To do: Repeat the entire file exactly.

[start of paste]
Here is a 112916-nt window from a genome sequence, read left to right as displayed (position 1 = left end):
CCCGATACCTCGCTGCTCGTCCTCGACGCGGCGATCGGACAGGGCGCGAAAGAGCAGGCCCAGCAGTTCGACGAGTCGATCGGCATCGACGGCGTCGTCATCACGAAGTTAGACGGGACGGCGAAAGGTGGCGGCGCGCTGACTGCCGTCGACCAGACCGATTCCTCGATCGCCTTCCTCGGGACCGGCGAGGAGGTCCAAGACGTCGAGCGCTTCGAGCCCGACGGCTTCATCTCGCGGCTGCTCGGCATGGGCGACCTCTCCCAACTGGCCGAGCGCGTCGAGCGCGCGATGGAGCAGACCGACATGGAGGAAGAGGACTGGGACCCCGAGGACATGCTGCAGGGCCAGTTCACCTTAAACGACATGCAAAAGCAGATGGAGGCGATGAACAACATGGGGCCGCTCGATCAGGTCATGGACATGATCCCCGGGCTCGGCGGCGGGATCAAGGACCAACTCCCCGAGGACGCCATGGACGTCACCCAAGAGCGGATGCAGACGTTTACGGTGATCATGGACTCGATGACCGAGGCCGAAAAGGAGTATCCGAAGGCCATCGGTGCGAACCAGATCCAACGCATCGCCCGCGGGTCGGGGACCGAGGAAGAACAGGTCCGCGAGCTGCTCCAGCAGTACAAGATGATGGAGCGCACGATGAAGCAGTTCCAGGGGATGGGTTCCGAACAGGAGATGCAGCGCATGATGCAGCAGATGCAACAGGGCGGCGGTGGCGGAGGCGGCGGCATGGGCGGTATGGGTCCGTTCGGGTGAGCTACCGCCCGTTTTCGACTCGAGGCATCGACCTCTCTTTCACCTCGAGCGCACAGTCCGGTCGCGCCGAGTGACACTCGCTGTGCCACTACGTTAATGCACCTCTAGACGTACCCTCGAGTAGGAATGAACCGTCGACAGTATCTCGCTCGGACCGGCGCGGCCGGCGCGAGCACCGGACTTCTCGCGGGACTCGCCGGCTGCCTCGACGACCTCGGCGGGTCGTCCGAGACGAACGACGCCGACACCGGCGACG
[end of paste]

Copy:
Here is a 112916-nt window from a genome sequence, read left to right as displayed (position 1 = left end):
CCCGATACCTCGCTGCTCGTCCTCGACGCGGCGATCGGACAGGGCGCGAAAGAGCAGGCCCAGCAGTTCGACGAGTCGATCGGCATCGACGGCGTCGTCATCACGAAGTTAGACGGGACGGCGAAAGGTGGCGGCGCGCTGACTGCCGTCGACCAGACCGATTCCTCGATCGCCTTCCTCGGGACCGGCGAGGAGGTCCAAGACGTCGAGCGCTTCGAGCCCGACGGCTTCATCTCGCGGCTGCTCGGCATGGGCGACCTCTCCCAACTGGCCGAGCGCGTCGAGCGCGCGATGGAGCAGACCGACATGGAGGAAGAGGACTGGGACCCCGAGGACATGCTGCAGGGCCAGTTCACCTTAAACGACATGCAAAAGCAGATGGAGGCGATGAACAACATGGGGCCGCTCGATCAGGTCATGGACATGATCCCCGGGCTCGGCGGCGGGATCAAGGACCAACTCCCCGAGGACGCCATGGACGTCACCCAAGAGCGGATGCAGACGTTTACGGTGATCATGGACTCGATGACCGAGGCCGAAAAGGAGTATCCGAAGGCCATCGGTGCGAACCAGATCCAACGCATCGCCCGCGGGTCGGGGACCGAGGAAGAACAGGTCCGCGAGCTGCTCCAGCAGTACAAGATGATGGAGCGCACGATGAAGCAGTTCCAGGGGATGGGTTCCGAACAGGAGATGCAGCGCATGATGCAGCAGATGCAACAGGGCGGCGGTGGCGGAGGCGGCGGCATGGGCGGTATGGGTCCGTTCGGGTGAGCTACCGCCCGTTTTCGACTCGAGGCATCGACCTCTCTTTCACCTCGAGCGCACAGTCCGGTCGCGCCGAGTGACACTCGCTGTGCCACTACGTTAATGCACCTCTAGACGTACCCTCGAGTAGGAATGAACCGTCGACAGTATCTCGCTCGGACCGGCGCGGCCGGCGCGAGCACCGGACTTCTCGCGGGACTCGCCGGCTGCCTCGACGACCTCGGCGGGTCGTCCGAGACGAACGACGCCGACACCGGCGACG